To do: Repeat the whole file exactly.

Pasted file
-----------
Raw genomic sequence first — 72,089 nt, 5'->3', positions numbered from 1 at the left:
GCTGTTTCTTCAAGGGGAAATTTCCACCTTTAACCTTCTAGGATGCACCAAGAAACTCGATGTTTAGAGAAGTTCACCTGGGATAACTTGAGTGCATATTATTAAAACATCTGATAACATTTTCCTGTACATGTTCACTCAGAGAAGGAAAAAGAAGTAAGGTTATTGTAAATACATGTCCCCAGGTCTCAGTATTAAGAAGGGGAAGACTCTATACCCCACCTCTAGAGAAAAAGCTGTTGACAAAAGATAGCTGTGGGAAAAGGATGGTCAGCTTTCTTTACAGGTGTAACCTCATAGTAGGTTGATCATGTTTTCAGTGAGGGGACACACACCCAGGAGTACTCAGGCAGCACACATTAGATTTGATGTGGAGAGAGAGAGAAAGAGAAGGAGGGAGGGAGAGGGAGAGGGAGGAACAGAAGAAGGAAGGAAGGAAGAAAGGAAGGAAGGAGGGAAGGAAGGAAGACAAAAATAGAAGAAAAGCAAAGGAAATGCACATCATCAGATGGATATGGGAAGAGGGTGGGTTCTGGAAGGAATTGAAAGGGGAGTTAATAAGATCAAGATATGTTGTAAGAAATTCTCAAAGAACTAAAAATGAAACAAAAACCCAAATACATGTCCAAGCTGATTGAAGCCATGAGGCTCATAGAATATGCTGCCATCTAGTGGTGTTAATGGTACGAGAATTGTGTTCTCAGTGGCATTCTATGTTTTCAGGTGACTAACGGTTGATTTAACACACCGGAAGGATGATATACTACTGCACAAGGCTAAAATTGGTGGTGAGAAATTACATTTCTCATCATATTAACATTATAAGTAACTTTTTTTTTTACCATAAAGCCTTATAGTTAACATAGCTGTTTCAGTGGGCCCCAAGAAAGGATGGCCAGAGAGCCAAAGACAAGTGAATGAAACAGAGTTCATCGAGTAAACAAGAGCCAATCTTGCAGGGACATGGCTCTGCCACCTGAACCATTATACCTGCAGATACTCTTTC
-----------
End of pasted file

Raw genomic sequence first — 72,089 nt, 5'->3', positions numbered from 1 at the left:
GCTGTTTCTTCAAGGGGAAATTTCCACCTTTAACCTTCTAGGATGCACCAAGAAACTCGATGTTTAGAGAAGTTCACCTGGGATAACTTGAGTGCATATTATTAAAACATCTGATAACATTTTCCTGTACATGTTCACTCAGAGAAGGAAAAAGAAGTAAGGTTATTGTAAATACATGTCCCCAGGTCTCAGTATTAAGAAGGGGAAGACTCTATACCCCACCTCTAGAGAAAAAGCTGTTGACAAAAGATAGCTGTGGGAAAAGGATGGTCAGCTTTCTTTACAGGTGTAACCTCATAGTAGGTTGATCATGTTTTCAGTGAGGGGACACACACCCAGGAGTACTCAGGCAGCACACATTAGATTTGATGTGGAGAGAGAGAGAAAGAGAAGGAGGGAGGGAGAGGGAGAGGGAGGAACAGAAGAAGGAAGGAAGGAAGAAAGGAAGGAAGGAGGGAAGGAAGGAAGACAAAAATAGAAGAAAAGCAAAGGAAATGCACATCATCAGATGGATATGGGAAGAGGGTGGGTTCTGGAAGGAATTGAAAGGGGAGTTAATAAGATCAAGATATGTTGTAAGAAATTCTCAAAGAACTAAAAATGAAACAAAAACCCAAATACATGTCCAAGCTGATTGAAGCCATGAGGCTCATAGAATATGCTGCCATCTAGTGGTGTTAATGGTACGAGAATTGTGTTCTCAGTGGCATTCTATGTTTTCAGGTGACTAACGGTTGATTTAACACACCGGAAGGATGATATACTACTGCACAAGGCTAAAATTGGTGGTGAGAAATTACATTTCTCATCATATTAACATTATAAGTAACTTTTTTTTTTACCATAAAGCCTTATAGTTAACATAGCTGTTTCAGTGGGCCCCAAGAAAGGATGGCCAGAGAGCCAAAGACAAGTGAATGAAACAGAGTTCATCGAGTAAACAAGAGCCAATCTTGCAGGGACATGGCTCTGCCACCTGAACCATTATACCTGCAGATACTCTTTC